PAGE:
AT&T's Paradise: 75% of telco's MPLS tunnel data traffic now under SDN control

AT&T's Mike Paradise says having MPLS tunnel traffic under SDN control is a big deal for the telco. (AT&T)

AT&T's use of software-defined networking (SDN) is paying off in spades. To wit: AT&T now has 75% of the data traffic running through its multiprotocol label switching (MPLS) tunnels under SDN control.

Having the MPLS tunnels under the auspices of an SDN controller is a big deal for AT&T, according to AT&T's Mike Paradise.

"From my perspective, the work we've done to put AT&T in a position to have a network that software controls, which allows us to react to customer demand and to do this in a more real time manner, is really a big darn deal," said Paradise, vice president of network cloud and infrastructure operations.

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AT&T started its SDN journey in 2014. Under the leadership of John Donovan, who is set to retire at the end of the month, AT&T fully embraced SDN early on. While the first phase of SDN emphasized the capex and opex savings that SDN could enable, SDN has evolved both within networks and customer-facing applications.

MPLS traffic engineering is used inside of networks to establish logical paths over a core network in order to provide tunnels between end points. Paradise said the traffic within those tunnels was previously static.

"So, you have to go into the production network, and you have to define those end points," he said. "So, you go into the routers, the core infrastructure, to set up prescriptive paths between endpoints, and map your traffic accordingly.

"What we've done here, which is really exciting, is that we've been able to take a network controller, and be able to ingest the topology information that changes within our core network into the controller, and couple that with an optical layer that connects all this stuff together. It's a controller that's able to manipulate the optical paths, and then be able to bring that into one place where we have the ability to then control that core backbone traffic in a centralized manner, and couple it with our optical technology."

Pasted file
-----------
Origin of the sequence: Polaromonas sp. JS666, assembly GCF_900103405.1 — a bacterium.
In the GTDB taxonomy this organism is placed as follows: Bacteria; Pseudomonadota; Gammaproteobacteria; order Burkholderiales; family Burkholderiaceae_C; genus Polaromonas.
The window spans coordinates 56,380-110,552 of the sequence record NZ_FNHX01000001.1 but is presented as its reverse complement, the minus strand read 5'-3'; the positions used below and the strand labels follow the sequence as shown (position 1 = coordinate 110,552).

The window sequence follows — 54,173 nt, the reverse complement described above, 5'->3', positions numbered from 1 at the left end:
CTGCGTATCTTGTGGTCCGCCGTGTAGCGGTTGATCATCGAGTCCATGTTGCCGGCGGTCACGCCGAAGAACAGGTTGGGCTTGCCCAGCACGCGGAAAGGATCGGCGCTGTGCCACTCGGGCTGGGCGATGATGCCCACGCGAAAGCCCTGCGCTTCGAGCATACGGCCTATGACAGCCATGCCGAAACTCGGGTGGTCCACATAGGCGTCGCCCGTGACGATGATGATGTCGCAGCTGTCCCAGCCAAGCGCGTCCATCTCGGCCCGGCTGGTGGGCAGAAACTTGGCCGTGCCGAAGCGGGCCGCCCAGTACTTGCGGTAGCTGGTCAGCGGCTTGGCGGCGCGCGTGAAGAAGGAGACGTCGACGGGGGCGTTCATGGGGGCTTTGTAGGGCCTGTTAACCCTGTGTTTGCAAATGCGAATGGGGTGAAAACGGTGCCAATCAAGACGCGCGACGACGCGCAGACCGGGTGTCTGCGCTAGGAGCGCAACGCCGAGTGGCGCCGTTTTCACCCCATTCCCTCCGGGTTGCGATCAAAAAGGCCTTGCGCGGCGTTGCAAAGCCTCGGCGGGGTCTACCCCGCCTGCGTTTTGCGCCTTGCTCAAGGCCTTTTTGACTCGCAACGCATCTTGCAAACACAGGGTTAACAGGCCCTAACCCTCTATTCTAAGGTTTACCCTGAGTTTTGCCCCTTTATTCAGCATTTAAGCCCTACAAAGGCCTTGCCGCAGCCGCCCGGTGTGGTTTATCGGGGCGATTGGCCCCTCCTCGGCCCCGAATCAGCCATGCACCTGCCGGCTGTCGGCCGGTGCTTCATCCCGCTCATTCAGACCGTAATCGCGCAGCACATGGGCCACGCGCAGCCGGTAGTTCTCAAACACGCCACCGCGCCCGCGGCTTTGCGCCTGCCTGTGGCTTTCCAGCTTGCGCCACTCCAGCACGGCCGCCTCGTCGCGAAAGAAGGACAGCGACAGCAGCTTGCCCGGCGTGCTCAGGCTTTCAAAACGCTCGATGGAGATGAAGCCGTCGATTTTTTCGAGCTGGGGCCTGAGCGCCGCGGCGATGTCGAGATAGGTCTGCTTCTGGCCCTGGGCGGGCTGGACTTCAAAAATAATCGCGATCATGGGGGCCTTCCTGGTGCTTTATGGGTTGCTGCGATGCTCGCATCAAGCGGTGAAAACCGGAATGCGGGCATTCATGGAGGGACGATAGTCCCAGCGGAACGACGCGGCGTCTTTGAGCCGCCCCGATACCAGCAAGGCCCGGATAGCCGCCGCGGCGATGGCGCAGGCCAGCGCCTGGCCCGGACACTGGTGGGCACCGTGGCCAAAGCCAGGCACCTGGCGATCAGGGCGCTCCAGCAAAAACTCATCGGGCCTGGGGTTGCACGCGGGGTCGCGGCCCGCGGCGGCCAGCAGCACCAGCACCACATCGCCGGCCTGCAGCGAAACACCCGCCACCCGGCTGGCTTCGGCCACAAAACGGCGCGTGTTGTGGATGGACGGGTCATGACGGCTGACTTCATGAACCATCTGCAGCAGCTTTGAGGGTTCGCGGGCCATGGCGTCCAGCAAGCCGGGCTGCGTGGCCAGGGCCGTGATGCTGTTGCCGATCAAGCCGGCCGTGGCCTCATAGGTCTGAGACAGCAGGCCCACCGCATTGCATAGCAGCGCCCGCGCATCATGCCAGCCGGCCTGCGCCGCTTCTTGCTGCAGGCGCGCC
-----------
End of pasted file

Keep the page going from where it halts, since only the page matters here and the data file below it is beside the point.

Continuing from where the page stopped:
Paradise said that AT&T largely developed the SDN controller that pulls in data from the optical network and the Layer 3 network. The controller is then able to manipulate all of that data in order to provide greater visibility into potential network problems via a single interface. Layer 1, which includes the physical network components such as network interface cards, and Layer 3, which is the network itself, are integrated, which allows AT&T to spot potential problems before they happen and re-route around anomalies to avod service disruptions.

Paradise said AT&T moved its MPLS traffic under the SDN network controller earlier this year.

"Then we put that into what we would call our 'first field applications, and they are now able to use it for operational use, so it's been a bit of a journey," Paradise said. "Sometime next year, we'll be close to that 100% mark. There could be some outliers here and there. I'm not all that worried about it. But the whole point is that if we get all of our U.S. core inner city traffic pulled together on this, it will allow us the flexibility that we're already realizing now."

Thanks to the continued growth in bandwidth consumption, due to video, IoT, edge computing and, eventually, 5G, Paradise said the SDN control of the MPLS tunnel traffic in the core network puts AT&T in a better position react to customer demands.  

"Our edge computing and the 5G deployments that we'll be doing is all going to be supported on this network," he said. "It's on our core network that's SDN controlled. By us taking advantage of the capabilities of the SDN controller, being able to couple that with real time optical provisioning and bandwidth provisioning, it allows us to be in a really good position to react to the demands that network cloud, or edge cloud, or the 5G services that we'll be putting on our core network.

"I've been doing this a long time, and to get at this point is truly exciting."

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